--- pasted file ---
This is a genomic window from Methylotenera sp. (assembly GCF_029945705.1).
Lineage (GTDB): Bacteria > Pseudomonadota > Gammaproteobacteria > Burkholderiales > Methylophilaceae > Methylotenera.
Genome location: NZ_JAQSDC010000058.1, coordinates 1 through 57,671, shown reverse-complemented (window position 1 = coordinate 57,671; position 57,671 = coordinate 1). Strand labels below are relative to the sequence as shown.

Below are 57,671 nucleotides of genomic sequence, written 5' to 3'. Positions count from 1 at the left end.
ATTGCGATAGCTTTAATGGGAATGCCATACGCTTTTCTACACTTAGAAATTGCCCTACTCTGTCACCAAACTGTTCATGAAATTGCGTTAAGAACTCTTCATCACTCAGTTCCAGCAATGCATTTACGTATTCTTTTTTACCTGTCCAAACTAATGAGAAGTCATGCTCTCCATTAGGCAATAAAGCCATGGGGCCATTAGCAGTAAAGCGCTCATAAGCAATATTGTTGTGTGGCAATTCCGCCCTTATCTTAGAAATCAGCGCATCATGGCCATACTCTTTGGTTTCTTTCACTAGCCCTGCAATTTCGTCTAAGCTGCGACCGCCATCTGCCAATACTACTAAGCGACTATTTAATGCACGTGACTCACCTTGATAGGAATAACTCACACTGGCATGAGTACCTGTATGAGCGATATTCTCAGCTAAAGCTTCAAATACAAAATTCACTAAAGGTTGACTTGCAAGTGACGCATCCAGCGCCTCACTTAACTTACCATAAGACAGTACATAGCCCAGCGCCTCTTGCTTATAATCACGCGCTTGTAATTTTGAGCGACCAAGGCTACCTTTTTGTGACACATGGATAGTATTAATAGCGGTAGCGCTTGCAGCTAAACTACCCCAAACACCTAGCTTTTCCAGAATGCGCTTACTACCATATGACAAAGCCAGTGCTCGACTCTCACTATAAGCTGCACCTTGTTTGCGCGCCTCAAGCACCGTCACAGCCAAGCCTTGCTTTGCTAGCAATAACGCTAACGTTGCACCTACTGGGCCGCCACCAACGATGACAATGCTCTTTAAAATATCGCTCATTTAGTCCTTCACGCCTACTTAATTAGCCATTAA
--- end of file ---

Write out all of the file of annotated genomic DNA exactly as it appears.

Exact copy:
This is a genomic window from Methylotenera sp. (assembly GCF_029945705.1).
Lineage (GTDB): Bacteria > Pseudomonadota > Gammaproteobacteria > Burkholderiales > Methylophilaceae > Methylotenera.
Genome location: NZ_JAQSDC010000058.1, coordinates 1 through 57,671, shown reverse-complemented (window position 1 = coordinate 57,671; position 57,671 = coordinate 1). Strand labels below are relative to the sequence as shown.

Below are 57,671 nucleotides of genomic sequence, written 5' to 3'. Positions count from 1 at the left end.
ATTGCGATAGCTTTAATGGGAATGCCATACGCTTTTCTACACTTAGAAATTGCCCTACTCTGTCACCAAACTGTTCATGAAATTGCGTTAAGAACTCTTCATCACTCAGTTCCAGCAATGCATTTACGTATTCTTTTTTACCTGTCCAAACTAATGAGAAGTCATGCTCTCCATTAGGCAATAAAGCCATGGGGCCATTAGCAGTAAAGCGCTCATAAGCAATATTGTTGTGTGGCAATTCCGCCCTTATCTTAGAAATCAGCGCATCATGGCCATACTCTTTGGTTTCTTTCACTAGCCCTGCAATTTCGTCTAAGCTGCGACCGCCATCTGCCAATACTACTAAGCGACTATTTAATGCACGTGACTCACCTTGATAGGAATAACTCACACTGGCATGAGTACCTGTATGAGCGATATTCTCAGCTAAAGCTTCAAATACAAAATTCACTAAAGGTTGACTTGCAAGTGACGCATCCAGCGCCTCACTTAACTTACCATAAGACAGTACATAGCCCAGCGCCTCTTGCTTATAATCACGCGCTTGTAATTTTGAGCGACCAAGGCTACCTTTTTGTGACACATGGATAGTATTAATAGCGGTAGCGCTTGCAGCTAAACTACCCCAAACACCTAGCTTTTCCAGAATGCGCTTACTACCATATGACAAAGCCAGTGCTCGACTCTCACTATAAGCTGCACCTTGTTTGCGCGCCTCAAGCACCGTCACAGCCAAGCCTTGCTTTGCTAGCAATAACGCTAACGTTGCACCTACTGGGCCGCCACCAACGATGACAATGCTCTTTAAAATATCGCTCATTTAGTCCTTCACGCCTACTTAATTAGCCATTAA